File No. 763.72119/86

The Minister in the Netherlands (Van Dyke) to the Secretary of State

Dear Mr. Lansing : During my recent brief vacation in England I have had the opportunity of meeting a good many important people in a purely personal and social way. From their conversation I gathered that in spite of political differences all the responsible people in Great Britain are deeply in earnest about the war and resolute to continue it, at whatever cost, until an honorable, just, and durable peace can be secured. Britain now has over three million men under the colors. It would hardly be possible to provide arms for more at the present moment. I understand that nearly a million reinforcements are ready now to put into the field. It is a great mistake to say that England does not feel the war. Every household that I know already counts its dead or wounded.

At a private dinner of six friends on September 1, Sir William Tyrrell, secretary to Sir Edward Grey, talked with me apart and confidentially, with such evident intention that I feel that you should know what he said. The substance of his conversation was as follows:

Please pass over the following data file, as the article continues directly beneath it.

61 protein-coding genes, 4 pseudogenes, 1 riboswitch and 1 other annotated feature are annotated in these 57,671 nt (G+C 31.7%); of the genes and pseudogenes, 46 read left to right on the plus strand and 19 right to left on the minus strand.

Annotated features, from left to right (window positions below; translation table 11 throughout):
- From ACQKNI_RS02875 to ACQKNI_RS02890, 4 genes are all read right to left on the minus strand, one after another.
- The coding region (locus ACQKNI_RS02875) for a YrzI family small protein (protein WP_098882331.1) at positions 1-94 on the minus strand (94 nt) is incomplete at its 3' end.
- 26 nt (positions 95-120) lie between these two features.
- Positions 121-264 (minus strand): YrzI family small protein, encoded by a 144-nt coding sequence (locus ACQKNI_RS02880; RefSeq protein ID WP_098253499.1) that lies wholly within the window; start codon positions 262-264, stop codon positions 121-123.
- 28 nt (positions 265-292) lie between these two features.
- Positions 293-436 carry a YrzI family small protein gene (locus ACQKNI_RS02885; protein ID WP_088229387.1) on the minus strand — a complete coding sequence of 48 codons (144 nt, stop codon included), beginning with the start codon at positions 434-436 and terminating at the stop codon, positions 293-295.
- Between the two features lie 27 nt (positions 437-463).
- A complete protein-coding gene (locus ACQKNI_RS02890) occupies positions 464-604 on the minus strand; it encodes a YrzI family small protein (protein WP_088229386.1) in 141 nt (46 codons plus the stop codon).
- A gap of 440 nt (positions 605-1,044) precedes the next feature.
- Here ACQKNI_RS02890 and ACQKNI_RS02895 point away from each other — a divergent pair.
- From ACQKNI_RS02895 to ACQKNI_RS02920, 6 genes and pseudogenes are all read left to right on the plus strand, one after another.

He felt that Great Britain could not possibly consider any peace propositions which did not include as a first term the full restoration of Belgium and northern France. If I understood him correctly, he believed that compensation for damages by Germany should also be made. After that, he said, he thought that a “league of nations” should be formed to prevent the recurrence of such a war as this, to guarantee the respect of established neutrality and the maintenance of the general principles embodied in the Hague conventions (here the details were not more closely defined), and to punish future infractions and violations. He said that in his opinion, if America were favorable to an idea of this kind, her good offices, mediation (call it what you like), would be welcome when the consideration of terms of peace became possible.

There was nothing formal or official in his conversation, which lasted for nearly an hour, but I felt sure that he had not spoken [Page 65] without reflection. He gave me a personal friendly message from Sir Edward Grey, who had gone to the country for a fortnight’s vacation on account of his health.

Believe me [etc.]

Henry van Dyke